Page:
*Look, there might be some TMI in here. You were warned. Also, this is long as hell. I tried to condense it but I’m telling a story here, people. And I don’t want anything left out.
It seems strange to be five weeks already, but if you understand how pregnancies are dated you know that we start counting on the first day of the last period, and for the last six months or so I’ve had 23-day cycles so wow, here we are.
It seemed wrong to me too when I looked it up this morning, but here’s the calculator I used. It shows everything, like when we could tell the sex, when the fetus would be viable (that’s traditionally the day we buy the crib!) and when I’d be full term. Going into labor on my anniversary? Entirely possible.
Some people questioned why we announced that we were pregnant so soon. While many people choose to wait until much later in their pregnancies, I like to be up front about it as soon as I pee on the stick and see the lines.
Maybe that’s because I’ve had two miscarriages? I don’t know. Observed statistics says that 33.3% of the time I’ll end up with a healthy baby, but my doctors always said the miscarriages were a fluke.
The first, at 4.5 weeks, was a very early miscarriage. I hadn’t planned that one at all. We had just returned from our honeymoon, and I played an April Fools’ joke on everyone that I was pregnant. The joke was on me when I found out three days later, after getting extremely dizzy in a car, that I was in fact a little knocked up.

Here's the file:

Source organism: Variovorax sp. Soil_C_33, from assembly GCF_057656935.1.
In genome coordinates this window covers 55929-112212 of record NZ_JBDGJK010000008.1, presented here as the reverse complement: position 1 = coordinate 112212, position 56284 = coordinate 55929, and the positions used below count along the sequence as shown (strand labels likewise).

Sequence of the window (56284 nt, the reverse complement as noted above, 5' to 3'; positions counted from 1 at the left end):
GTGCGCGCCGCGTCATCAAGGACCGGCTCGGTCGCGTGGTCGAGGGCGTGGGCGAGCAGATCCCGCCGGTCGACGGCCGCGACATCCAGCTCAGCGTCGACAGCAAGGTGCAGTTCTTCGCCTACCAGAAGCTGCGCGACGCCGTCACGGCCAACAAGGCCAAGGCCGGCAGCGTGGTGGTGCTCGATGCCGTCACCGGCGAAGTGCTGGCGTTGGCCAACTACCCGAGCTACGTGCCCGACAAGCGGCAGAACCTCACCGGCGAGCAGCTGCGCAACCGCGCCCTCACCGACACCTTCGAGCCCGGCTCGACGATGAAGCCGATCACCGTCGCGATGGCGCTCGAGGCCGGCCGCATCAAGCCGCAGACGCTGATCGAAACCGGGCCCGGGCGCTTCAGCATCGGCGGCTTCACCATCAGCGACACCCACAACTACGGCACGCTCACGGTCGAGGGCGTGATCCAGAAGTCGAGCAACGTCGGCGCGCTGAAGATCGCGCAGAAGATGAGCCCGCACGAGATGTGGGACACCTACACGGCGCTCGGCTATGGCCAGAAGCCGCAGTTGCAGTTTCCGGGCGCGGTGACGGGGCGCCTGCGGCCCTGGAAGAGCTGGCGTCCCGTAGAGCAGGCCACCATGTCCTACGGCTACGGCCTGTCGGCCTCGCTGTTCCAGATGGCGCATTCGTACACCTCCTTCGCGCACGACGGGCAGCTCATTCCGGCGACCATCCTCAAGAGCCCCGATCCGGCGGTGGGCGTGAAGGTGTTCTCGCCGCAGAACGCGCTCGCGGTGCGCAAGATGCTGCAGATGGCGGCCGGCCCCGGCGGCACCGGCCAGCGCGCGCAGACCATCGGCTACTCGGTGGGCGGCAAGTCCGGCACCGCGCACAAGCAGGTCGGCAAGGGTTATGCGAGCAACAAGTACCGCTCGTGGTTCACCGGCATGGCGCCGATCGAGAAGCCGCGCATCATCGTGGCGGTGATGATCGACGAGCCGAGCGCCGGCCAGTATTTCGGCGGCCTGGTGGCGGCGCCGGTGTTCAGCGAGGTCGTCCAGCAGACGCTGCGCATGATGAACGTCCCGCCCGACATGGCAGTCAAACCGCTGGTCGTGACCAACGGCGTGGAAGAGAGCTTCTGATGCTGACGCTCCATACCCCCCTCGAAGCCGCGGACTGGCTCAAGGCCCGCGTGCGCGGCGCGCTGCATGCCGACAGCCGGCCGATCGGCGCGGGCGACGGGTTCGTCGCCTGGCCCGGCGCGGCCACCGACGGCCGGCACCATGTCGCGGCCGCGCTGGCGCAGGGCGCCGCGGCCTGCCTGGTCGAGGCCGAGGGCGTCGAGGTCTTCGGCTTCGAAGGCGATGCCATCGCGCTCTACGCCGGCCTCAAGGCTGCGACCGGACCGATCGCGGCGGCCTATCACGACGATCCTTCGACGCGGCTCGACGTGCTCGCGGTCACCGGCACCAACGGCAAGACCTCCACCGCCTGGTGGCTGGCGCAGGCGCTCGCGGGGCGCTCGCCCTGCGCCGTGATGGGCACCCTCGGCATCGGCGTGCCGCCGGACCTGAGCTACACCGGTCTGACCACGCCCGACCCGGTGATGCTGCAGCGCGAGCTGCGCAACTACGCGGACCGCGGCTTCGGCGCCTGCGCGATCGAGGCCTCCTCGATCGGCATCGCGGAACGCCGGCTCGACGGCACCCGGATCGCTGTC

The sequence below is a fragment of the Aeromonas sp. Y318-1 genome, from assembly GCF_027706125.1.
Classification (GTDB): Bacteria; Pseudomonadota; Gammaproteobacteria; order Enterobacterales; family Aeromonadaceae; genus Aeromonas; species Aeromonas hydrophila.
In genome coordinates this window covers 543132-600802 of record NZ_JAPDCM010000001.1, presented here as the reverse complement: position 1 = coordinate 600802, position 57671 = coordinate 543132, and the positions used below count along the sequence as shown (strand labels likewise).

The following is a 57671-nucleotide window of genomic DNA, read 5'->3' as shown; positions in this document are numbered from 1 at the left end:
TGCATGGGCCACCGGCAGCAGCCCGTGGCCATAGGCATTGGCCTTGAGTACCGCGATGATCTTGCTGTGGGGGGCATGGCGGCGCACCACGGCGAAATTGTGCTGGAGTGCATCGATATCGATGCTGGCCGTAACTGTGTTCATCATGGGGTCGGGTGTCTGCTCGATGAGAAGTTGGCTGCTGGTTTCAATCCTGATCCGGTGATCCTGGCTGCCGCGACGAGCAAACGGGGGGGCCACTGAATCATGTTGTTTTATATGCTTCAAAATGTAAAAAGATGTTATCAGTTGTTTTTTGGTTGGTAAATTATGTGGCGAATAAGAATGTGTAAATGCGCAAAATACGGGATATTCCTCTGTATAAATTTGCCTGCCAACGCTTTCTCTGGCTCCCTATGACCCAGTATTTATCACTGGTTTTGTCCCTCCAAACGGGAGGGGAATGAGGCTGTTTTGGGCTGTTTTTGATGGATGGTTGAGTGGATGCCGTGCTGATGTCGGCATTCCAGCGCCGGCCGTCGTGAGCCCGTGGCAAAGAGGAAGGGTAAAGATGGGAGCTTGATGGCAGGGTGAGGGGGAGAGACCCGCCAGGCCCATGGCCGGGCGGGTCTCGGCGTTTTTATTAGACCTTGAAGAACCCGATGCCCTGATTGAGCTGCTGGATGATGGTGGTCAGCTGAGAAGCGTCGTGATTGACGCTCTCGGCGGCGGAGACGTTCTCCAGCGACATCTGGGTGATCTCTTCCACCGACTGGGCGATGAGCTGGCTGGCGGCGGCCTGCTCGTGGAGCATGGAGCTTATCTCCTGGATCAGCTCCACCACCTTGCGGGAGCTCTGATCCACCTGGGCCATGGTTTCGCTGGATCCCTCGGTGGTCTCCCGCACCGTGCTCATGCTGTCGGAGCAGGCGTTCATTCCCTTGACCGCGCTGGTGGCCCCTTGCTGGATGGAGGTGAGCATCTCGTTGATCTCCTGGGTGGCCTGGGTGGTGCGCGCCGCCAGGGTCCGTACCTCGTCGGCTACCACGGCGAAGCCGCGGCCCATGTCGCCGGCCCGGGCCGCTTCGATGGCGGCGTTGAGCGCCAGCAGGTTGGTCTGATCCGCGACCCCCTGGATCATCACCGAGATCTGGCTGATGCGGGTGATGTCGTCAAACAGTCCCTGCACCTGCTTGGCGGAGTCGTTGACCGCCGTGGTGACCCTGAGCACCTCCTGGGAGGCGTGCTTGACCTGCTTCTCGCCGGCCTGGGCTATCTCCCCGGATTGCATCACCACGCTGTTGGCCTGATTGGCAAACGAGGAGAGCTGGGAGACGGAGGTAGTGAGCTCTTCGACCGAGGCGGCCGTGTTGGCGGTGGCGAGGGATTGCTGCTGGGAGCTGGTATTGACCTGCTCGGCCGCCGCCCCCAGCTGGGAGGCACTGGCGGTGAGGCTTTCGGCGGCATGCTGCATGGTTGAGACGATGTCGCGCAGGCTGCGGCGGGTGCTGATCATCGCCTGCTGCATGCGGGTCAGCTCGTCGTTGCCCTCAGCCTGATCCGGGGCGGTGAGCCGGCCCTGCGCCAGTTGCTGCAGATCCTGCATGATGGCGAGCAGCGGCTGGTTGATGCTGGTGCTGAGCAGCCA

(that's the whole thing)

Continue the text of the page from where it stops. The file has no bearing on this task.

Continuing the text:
It was over as soon as it began though, and shook me to my core. I remember sitting on the floor in the bedroom crying so hard I thought I might break a bone. It was the first time I understood what keening sounded like.
I hadn’t really wanted a baby at all until I realized that I wasn’t going to have one. It was the worst feeling I’ve ever felt.
Five months later, our homes were destroyed by Hurricane Ike. The next month, my husband transferred to Kansas City. I joined him at Christmas, and was pregnant by New Year’s.
Again, whoops. We weren’t trying, we had actually used protection. Do you hear me, teenagers? CONDOMS DON’T WORK ALL THE TIME.
I was excited for this pregnancy. I felt that even though I hadn’t planned it, I could handle it. Finances would work themselves out.
My husband was feeling pretty virile. He started referring to himself as “The Sniper.” His family made all kinds of statements about the fertility of the Mash Men.